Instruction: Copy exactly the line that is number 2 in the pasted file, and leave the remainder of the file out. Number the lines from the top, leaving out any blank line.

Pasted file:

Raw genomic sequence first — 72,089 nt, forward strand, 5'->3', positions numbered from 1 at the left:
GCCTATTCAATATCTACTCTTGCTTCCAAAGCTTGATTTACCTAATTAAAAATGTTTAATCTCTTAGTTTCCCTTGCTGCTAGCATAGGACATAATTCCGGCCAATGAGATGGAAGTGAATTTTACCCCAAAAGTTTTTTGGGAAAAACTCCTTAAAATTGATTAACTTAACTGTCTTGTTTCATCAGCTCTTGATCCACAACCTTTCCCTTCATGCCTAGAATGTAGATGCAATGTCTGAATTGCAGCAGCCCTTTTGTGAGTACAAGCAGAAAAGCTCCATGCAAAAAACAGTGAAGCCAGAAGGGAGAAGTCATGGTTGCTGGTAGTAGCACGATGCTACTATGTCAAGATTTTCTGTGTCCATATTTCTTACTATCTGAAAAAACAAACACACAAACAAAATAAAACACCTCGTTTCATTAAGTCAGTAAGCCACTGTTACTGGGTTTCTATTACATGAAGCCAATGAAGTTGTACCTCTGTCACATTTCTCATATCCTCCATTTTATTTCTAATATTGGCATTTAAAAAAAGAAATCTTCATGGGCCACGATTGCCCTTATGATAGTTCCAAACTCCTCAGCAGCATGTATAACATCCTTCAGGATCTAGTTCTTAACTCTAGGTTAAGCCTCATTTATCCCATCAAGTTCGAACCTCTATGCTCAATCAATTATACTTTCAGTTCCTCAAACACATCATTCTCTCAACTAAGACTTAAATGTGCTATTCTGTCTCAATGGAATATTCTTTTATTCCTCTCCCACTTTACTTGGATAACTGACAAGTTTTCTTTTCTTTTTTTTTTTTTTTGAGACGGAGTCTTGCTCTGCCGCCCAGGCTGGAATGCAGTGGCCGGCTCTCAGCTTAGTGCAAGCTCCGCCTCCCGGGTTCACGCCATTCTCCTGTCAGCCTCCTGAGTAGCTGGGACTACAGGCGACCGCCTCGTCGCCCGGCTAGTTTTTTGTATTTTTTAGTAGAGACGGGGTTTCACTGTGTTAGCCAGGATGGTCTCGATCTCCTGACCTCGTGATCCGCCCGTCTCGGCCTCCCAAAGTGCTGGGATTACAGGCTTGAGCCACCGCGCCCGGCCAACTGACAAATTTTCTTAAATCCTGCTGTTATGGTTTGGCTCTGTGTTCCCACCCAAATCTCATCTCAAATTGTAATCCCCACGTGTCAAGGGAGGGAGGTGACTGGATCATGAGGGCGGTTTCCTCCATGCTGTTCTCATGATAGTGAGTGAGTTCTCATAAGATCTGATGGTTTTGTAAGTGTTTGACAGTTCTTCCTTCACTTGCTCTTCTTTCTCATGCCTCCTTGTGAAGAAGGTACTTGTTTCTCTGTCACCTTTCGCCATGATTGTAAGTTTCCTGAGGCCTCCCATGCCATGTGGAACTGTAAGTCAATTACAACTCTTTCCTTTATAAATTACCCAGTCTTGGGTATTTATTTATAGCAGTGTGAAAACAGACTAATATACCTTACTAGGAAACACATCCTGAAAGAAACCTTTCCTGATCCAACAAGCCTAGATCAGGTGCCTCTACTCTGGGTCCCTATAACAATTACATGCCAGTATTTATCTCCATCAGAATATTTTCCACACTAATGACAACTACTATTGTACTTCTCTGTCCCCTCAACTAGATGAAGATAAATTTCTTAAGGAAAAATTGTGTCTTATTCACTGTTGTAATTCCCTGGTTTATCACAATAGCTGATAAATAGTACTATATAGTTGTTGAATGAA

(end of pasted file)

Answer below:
GCCTATTCAATATCTACTCTTGCTTCCAAAGCTTGATTTACCTAATTAAAAATGTTTAATCTCTTAGTTTCCCTTGCTGCTAGCATAGGACATAATTCCGGCCAATGAGATGGAAGTGAATTTTACCCCAAAAGTTTTTTGGGAAAAACTCCTTAAAATTGATTAACTTAACTGTCTTGTTTCATCAGCTCTTGATCCACAACCTTTCCCTTCATGCCTAGAATGTAGATGCAATGTCTGAATTGCAGCAGCCCTTTTGTGAGTACAAGCAGAAAAGCTCCATGCAAAAAACAGTGAAGCCAGAAGGGAGAAGTCATGGTTGCTGGTAGTAGCACGATGCTACTATGTCAAGATTTTCTGTGTCCATATTTCTTACTATCTGAAAAAACAAACACACAAACAAAATAAAACACCTCGTTTCATTAAGTCAGTAAGCCACTGTTACTGGGTTTCTATTACATGAAGCCAATGAAGTTGTACCTCTGTCACATTTCTCATATCCTCCATTTTATTTCTAATATTGGCATTTAAAAAAAGAAATCTTCATGGGCCACGATTGCCCTTATGATAGTTCCAAACTCCTCAGCAGCATGTATAACATCCTTCAGGATCTAGTTCTTAACTCTAGGTTAAGCCTCATTTATCCCATCAAGTTCGAACCTCTATGCTCAATCAATTATACTTTCAGTTCCTCAAACACATCATTCTCTCAACTAAGACTTAAATGTGCTATTCTGTCTCAATGGAATATTCTTTTATTCCTCTCCCACTTTACTTGGATAACTGACAAGTTTTCTTTTCTTTTTTTTTTTTTTTGAGACGGAGTCTTGCTCTGCCGCCCAGGCTGGAATGCAGTGGCCGGCTCTCAGCTTAGTGCAAGCTCCGCCTCCCGGGTTCACGCCATTCTCCTGTCAGCCTCCTGAGTAGCTGGGACTACAGGCGACCGCCTCGTCGCCCGGCTAGTTTTTTGTATTTTTTAGTAGAGACGGGGTTTCACTGTGTTAGCCAGGATGGTCTCGATCTCCTGACCTCGTGATCCGCCCGTCTCGGCCTCCCAAAGTGCTGGGATTACAGGCTTGAGCCACCGCGCCCGGCCAACTGACAAATTTTCTTAAATCCTGCTGTTATGGTTTGGCTCTGTGTTCCCACCCAAATCTCATCTCAAATTGTAATCCCCACGTGTCAAGGGAGGGAGGTGACTGGATCATGAGGGCGGTTTCCTCCATGCTGTTCTCATGATAGTGAGTGAGTTCTCATAAGATCTGATGGTTTTGTAAGTGTTTGACAGTTCTTCCTTCACTTGCTCTTCTTTCTCATGCCTCCTTGTGAAGAAGGTACTTGTTTCTCTGTCACCTTTCGCCATGATTGTAAGTTTCCTGAGGCCTCCCATGCCATGTGGAACTGTAAGTCAATTACAACTCTTTCCTTTATAAATTACCCAGTCTTGGGTATTTATTTATAGCAGTGTGAAAACAGACTAATATACCTTACTAGGAAACACATCCTGAAAGAAACCTTTCCTGATCCAACAAGCCTAGATCAGGTGCCTCTACTCTGGGTCCCTATAACAATTACATGCCAGTATTTATCTCCATCAGAATATTTTCCACACTAATGACAACTACTATTGTACTTCTCTGTCCCCTCAACTAGATGAAGATAAATTTCTTAAGGAAAAATTGTGTCTTATTCACTGTTGTAATTCCCTGGTTTATCACAATAGCTGATAAATAGTACTATATAGTTGTTGAATGAA